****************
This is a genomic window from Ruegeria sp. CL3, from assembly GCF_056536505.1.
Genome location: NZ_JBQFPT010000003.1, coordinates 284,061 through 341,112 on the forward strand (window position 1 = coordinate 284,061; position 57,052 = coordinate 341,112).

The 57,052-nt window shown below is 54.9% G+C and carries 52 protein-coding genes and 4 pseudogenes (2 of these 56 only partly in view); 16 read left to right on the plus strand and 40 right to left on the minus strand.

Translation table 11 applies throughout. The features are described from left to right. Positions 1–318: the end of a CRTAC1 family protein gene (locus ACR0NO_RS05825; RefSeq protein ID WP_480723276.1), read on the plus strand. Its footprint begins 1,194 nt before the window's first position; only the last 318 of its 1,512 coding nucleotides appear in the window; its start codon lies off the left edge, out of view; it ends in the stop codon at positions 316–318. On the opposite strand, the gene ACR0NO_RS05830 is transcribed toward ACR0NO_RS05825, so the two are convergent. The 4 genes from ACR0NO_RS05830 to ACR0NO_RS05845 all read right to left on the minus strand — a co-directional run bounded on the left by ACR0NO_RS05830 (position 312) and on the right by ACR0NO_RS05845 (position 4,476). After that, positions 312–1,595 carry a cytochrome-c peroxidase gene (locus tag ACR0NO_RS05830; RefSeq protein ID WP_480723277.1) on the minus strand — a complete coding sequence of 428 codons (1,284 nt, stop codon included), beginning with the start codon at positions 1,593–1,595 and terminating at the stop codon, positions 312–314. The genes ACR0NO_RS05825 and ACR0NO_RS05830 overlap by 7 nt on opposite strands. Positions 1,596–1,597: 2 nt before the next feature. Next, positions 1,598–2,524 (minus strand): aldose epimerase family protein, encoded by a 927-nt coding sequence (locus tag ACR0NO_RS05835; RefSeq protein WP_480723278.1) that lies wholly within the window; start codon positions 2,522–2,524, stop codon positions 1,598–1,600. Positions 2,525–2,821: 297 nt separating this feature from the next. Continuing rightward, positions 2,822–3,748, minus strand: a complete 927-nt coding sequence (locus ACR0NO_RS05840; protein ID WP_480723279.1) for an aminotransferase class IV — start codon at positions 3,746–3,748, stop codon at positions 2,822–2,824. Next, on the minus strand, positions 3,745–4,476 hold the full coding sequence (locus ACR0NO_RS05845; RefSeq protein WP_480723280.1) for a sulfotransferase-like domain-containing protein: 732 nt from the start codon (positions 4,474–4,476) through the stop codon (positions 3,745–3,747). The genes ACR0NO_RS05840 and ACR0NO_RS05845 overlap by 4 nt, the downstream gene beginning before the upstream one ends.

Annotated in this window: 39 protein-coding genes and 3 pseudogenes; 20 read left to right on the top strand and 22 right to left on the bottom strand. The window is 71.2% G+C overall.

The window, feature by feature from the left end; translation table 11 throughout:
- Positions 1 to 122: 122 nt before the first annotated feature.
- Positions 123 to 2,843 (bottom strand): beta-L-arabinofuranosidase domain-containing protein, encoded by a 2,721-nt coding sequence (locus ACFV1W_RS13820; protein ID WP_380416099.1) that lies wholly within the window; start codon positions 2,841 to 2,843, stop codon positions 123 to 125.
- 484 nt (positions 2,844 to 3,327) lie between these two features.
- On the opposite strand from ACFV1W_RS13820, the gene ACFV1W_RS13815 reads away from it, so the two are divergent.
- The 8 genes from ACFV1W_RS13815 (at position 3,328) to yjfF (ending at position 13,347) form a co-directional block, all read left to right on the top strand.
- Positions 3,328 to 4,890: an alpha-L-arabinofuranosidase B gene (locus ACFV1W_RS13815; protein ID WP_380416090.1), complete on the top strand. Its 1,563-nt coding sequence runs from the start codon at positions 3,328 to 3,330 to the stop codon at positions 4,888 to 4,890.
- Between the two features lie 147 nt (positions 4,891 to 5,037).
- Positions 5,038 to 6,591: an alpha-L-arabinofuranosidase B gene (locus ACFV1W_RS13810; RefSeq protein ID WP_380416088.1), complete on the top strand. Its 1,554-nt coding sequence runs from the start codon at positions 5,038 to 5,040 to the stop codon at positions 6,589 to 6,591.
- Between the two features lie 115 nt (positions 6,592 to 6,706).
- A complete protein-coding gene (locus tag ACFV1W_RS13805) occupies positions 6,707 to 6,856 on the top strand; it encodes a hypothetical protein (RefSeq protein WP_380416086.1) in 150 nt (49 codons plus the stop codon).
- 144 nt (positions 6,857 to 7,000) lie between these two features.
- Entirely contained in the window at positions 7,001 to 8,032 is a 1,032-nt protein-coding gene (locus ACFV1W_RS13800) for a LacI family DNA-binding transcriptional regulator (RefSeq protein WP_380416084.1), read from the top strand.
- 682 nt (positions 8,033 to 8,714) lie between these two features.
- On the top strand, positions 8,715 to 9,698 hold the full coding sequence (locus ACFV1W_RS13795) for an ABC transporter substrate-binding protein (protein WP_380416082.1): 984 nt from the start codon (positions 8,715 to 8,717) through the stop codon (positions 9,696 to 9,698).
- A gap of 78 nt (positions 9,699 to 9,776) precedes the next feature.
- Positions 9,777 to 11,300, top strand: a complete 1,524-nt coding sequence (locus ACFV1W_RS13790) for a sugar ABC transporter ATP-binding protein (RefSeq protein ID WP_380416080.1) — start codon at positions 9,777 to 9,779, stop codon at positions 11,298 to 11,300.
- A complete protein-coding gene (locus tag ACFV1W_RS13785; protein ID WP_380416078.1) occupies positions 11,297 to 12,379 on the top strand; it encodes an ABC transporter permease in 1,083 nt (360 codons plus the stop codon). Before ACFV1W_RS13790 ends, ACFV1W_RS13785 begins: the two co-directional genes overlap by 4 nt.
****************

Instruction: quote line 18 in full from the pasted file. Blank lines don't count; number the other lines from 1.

- Entirely contained in the window at positions 7,001 to 8,032 is a 1,032-nt protein-coding gene (locus ACFV1W_RS13800) for a LacI family DNA-binding transcriptional regulator (RefSeq protein WP_380416084.1), read from the top strand.